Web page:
The 1,500-mile long earth wall built by occupying Moroccan forces is protected by an unbelievable seven million explosive devices.
That's more than in Bosnia, Vietnam, Somalia and Zimbabwe.
It separates hundreds of thousands of people from their former homes.
But for decades, while innocent children have been getting blown up after stepping in the wrong spot, it has been ignored by the outside world.
Only now, more than 30 years after the outbreak of war here, is a British company making the first concerted effort to clear up the life-threatening litter of landmines that scar the landscape.
Landmine Action, backed by the Diana, Princess of Wales Memorial Fund, invited the Mirror to be the first newspaper to see its groundbreaking project.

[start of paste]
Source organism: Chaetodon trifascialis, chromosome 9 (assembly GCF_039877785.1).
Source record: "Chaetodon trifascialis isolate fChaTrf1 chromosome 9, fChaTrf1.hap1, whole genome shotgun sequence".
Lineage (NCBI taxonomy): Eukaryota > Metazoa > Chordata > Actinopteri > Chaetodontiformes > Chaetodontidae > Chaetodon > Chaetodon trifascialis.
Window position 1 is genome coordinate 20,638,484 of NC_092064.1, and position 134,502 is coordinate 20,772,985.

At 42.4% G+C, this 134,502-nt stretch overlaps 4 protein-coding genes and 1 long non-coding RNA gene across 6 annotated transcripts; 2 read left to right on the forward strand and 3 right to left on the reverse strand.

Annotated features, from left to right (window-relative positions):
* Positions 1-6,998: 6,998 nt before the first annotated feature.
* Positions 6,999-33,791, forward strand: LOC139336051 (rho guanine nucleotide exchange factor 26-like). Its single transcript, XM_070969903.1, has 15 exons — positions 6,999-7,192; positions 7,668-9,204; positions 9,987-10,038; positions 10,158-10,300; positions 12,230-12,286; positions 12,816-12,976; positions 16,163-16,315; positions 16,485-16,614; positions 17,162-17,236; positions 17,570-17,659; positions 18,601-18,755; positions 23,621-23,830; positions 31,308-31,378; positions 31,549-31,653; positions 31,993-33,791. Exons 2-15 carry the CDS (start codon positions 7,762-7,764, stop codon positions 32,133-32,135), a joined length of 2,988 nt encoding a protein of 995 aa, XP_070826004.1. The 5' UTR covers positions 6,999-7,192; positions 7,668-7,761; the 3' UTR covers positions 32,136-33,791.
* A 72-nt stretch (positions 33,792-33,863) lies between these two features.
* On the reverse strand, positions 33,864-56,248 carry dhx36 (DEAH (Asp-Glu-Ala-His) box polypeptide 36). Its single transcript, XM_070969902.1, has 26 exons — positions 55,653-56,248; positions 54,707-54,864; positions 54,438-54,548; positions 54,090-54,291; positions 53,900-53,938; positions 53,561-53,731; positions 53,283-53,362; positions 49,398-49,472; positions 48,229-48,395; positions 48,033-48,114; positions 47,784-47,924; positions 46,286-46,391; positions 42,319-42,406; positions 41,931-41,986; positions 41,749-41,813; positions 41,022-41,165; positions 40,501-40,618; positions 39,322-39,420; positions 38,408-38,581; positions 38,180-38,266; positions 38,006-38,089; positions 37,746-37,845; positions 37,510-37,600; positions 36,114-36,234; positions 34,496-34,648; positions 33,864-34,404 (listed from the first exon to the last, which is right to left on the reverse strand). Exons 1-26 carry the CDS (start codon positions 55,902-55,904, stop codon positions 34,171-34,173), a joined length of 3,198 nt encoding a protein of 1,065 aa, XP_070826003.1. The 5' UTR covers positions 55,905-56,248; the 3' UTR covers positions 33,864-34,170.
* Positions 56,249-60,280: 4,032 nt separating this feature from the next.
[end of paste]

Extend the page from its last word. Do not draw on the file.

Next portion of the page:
Miles from anywhere in temperatures of up to 55 degrees Celsius, their brave clearance workers must have one of the world's toughest jobs.
Their unenviable work will take decades to complete.
We are met at Tindouf on the Algerian border with Western Sahara by officials from the rebel Polisario Army, who are fighting for an independent state.
They are technically still at war with Morocco following the neighbouring nation's military invasion in 1975, but have observed a UN ceasefire since the early 1990s.
Like 300,000 other refugees, our driver, 59-year-old Ahmed Mokhtar, lives in a squalid camp stretching for miles across the arid, rocky plains.
Clad in military fatigues and with his head wrapped in the traditional black head scarf to protect against sandstorms, Ahmed points to the city of tents laid out below.